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Mutual of America Life Insurance Co. v. Smith

United States District Court, D. Maryland

June 29, 2018

MUTUAL OF AMERICA LIFE INSURANCE COMPANY
v.
NADINE SMITH, et. al.

          MEMORANDUM OPINION

          DEBORAH K. CHASANOW UNITED STATES DISTRICT JUDGE.

         Presently pending and ready for resolution in this statutory interpleader action are renewed motions for entry of default (ECF No. 81) and for discharge, injunction, and attorneys' fees and costs (ECF No. 82) filed by Mutual of America Life Insurance Company (“Mutual of America” or “Mutual”). The court now rules, no hearing being deemed necessary. Local Rule 105.6. For the following reasons, the motions will be granted.

         I. Factual Background

         Verneda Pigott (“Decedent”) was the contract holder of an Individual Retirement Annuity (“IRA”) and two Flexible Premium Annuity (“FPA”) contracts issued by Mutual of America. Under these contracts, if an annuitant dies before the commencement of annuity payments, the value of the contracts becomes payable to the named beneficiaries. (ECF Nos. 1-3; 1-4; 1-5).

         Decedent died on May 29, 2015. (ECF No. 1-15, at 4). At the time of her death, Decedent had not yet elected to receive annuity payments. Accordingly, the value of the three contracts became payable to the named beneficiaries.[1] (ECF No. 1 ¶ 20). According to the most recent beneficiary designation on file, dated April 14, 2015, the Decedent listed Defendants Nadine Smith, Patricia Doxey, and Estate of Verneda R. Pigott (the “Estate”) as primary beneficiaries under all three contracts in shares of 37%, 24%, and 39% respectively.[2] (ECF No. 1-6). The beneficiary designations were made by Defendant Craig Seymour, as guardian for Decedent, who was appointed guardian of the property of Decedent by order of the Circuit Court for Montgomery County, Maryland on June 20, 2013. (ECF Nos. 1-6; 1-7).

         Upon notification of Decedent's death, Mutual of America sent letters to Defendants Smith, Doxey, and the Estate, advising them of their respective benefits under the contracts. (ECF No. 1-8). Thereafter, Mutual received letters from Defendant Kim St. Amant, as personal representative of the Estate, claiming that the April 14, 2015 beneficiary designation is invalid because Defendant Seymour lacked the legal authority to make the beneficiary designation. Defendant St. Amant also claimed that a beneficiary designation, dated October 23, 2013, is similarly invalid and that the Decedent lacked the mental capacity to make beneficiary designations on May 7, 2013 and January 24, 2013. (ECF Nos. 1-9; 1-10). Mutual also received a letter from Defendant Doxey, acknowledging the adverse claims asserted by St. Amant and recommending Mutual file an interpleader action. (ECF No. 1-15, at 2).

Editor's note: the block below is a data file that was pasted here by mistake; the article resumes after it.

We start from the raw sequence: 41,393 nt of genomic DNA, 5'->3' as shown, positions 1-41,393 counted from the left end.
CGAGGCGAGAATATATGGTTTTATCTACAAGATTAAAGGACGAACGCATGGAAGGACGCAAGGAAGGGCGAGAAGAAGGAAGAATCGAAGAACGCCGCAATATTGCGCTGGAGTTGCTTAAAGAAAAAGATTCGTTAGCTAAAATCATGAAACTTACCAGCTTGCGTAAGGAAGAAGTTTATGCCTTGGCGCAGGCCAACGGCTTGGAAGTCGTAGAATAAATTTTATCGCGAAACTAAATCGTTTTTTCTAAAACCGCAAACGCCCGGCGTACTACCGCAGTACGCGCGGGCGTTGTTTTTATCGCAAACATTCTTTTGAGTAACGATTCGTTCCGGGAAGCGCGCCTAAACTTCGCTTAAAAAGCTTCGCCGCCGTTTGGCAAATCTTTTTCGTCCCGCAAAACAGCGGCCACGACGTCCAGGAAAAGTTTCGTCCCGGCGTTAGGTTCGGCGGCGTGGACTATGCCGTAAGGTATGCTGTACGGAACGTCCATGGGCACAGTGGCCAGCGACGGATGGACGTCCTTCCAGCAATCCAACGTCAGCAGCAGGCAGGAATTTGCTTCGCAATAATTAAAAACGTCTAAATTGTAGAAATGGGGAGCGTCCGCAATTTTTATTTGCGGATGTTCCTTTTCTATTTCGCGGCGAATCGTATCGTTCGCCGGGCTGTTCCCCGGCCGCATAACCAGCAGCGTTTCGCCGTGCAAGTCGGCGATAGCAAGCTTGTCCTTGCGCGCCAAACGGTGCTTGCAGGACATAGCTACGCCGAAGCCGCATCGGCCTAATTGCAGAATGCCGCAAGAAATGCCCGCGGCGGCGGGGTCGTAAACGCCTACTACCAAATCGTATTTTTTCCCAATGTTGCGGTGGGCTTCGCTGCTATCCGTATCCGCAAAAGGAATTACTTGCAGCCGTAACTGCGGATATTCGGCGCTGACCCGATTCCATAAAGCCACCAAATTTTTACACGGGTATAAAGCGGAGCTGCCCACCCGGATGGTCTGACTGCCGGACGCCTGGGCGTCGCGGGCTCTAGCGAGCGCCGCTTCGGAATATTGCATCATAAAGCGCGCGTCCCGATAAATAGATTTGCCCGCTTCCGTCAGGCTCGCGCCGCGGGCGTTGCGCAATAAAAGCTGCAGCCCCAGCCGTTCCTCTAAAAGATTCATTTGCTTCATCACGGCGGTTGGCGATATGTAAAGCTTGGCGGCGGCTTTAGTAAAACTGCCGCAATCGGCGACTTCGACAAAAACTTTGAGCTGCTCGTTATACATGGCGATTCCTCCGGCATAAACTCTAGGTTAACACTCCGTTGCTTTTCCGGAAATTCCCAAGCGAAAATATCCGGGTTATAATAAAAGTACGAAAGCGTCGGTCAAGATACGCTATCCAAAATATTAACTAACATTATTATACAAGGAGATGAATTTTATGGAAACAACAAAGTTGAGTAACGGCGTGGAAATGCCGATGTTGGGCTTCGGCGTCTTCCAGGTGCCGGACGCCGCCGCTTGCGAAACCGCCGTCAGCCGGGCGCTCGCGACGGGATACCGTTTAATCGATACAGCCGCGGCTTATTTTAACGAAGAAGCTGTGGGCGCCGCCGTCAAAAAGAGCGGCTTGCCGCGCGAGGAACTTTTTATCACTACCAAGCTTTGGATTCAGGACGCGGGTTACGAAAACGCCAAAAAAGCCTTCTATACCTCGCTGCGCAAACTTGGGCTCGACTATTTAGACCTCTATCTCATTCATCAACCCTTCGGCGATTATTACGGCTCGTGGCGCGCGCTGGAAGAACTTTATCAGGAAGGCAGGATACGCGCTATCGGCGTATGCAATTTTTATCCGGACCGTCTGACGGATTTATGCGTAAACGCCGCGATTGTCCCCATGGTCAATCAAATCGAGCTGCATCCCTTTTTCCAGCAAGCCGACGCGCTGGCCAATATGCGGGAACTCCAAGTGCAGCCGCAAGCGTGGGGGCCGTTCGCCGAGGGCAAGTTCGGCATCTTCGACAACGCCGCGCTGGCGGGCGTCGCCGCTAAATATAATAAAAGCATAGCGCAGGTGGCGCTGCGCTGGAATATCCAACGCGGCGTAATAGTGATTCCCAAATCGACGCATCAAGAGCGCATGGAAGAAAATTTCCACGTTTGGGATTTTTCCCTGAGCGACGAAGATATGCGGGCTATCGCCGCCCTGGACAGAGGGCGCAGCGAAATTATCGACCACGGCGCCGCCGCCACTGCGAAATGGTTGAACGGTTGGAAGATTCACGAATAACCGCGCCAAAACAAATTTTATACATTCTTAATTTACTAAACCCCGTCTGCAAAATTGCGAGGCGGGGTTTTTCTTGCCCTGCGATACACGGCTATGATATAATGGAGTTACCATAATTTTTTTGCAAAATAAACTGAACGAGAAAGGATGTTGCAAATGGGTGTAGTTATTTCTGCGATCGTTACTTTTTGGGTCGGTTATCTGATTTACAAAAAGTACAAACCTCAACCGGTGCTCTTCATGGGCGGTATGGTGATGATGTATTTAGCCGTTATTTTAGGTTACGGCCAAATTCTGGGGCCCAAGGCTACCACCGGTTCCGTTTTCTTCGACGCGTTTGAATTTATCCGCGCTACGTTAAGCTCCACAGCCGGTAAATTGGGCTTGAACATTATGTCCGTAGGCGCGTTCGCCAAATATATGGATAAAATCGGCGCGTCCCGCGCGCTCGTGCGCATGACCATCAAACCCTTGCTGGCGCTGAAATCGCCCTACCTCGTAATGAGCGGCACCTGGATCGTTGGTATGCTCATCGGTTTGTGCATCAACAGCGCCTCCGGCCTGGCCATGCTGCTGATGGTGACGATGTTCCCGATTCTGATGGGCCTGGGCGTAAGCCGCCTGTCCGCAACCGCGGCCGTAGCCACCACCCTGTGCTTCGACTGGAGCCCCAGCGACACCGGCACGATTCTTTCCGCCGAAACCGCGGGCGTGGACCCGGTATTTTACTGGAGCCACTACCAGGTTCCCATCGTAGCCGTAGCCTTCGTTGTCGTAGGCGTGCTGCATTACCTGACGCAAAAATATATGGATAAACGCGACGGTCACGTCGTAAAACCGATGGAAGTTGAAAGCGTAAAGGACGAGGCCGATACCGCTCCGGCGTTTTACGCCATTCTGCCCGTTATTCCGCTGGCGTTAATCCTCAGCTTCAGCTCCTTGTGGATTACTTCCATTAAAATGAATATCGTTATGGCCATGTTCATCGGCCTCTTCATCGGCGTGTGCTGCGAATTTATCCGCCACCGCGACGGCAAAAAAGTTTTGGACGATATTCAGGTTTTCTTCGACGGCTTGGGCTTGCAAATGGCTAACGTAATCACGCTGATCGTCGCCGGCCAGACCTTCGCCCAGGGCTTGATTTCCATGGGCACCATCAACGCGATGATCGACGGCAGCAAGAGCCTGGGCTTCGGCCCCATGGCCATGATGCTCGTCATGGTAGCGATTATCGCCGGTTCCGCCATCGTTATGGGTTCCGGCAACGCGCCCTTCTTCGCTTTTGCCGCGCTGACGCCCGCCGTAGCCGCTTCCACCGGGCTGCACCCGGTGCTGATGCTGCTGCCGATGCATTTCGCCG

II. Procedural Background

         On April 15, 2016, Mutual of America filed this interpleader action, pursuant to 28 U.S.C. § 1335, to resolve competing claims over the amounts payable pursuant to the annuity contracts. (ECF No. 1). Defendants Doxey, Smith, St. Amant, Seymour, the Estate, The Living Trust of Verneda Pigott, Trustee of the Verneda Pigott Trust (the “Living Trust”), and Lillian Robinson answered. (ECF Nos. 16; 17; 25; 28; 30). Default was entered as to Defendants Karen Leftride and Matilda Dawson. (ECF Nos. 43; 46). Mutual of America filed motions for discharge (ECF No. 69) and for entry of default as to the Estate of Sylvia Coleman (ECF No. 71), which were denied because the Estate of Sylvia Coleman had not been served properly. (ECF No. 74). The Estate of Sylvia Coleman was served properly on April 24, 2018. (ECF No. 78). To date, the Estate of Sylvia Coleman has not answered. On June 4, Mutual renewed its motion for entry of default as to the Estate of Sylvia Coleman. (ECF No. 81). On June 7, Mutual renewed its motion for discharge, injunction, and attorneys' fees and costs. (ECF No. 82).

         III. Motion for Entry of Default

         Pursuant to Fed.R.Civ.P. 55(a), “[w]hen a party against whom a judgment for affirmative relief is sought has failed to plead or otherwise defend, and that failure is shown by affidavit or otherwise, the clerk must enter the party's default.” Although this rule refers to entry of default by the clerk, “it is well-established that a default also may be entered by the court.” Breuer Elec. Mfg. Co. v. Toronado Sys. of Am., Inc., 687 F.2d 182, 185 (7th Cir. 1982).

         Defendant Estate of Sylvia Coleman was served properly on April 24, 2018. (ECF No. 78). The administrator of the Estate of Sylvia Coleman, Thomas Coleman, mailed a letter dated May 7, 2018, to Mutual's counsel. Mutual's counsel filed this letter with the court. (ECF No. 79-1). However, this letter is not an official pleading by the Estate of Sylvia Coleman and Mr. Coleman may not represent the Estate. See Local Rule 101.1(a) (D.Md. 2016). Thus, no appearance or answer on behalf of the Estate of Sylvia Coleman has been filed since it was served on April 28, and Mutual's motion for entry of default will be granted.

         IV. Motion for Discharge

         A. Standard of Review

         An interpleader action involves two stages. 7 Charles A. Wright et al., Federal Practice and Procedure § 1714 (3d ed. 2001); Rapid Settlements, Ltd. v. U.S. Fid. & Guar. Co., 672 F.Supp.2d 714, 717 (D.Md. 2009). In Metro. Life Ins. Co. v. Vines, No. WDQ-10-2809, ...


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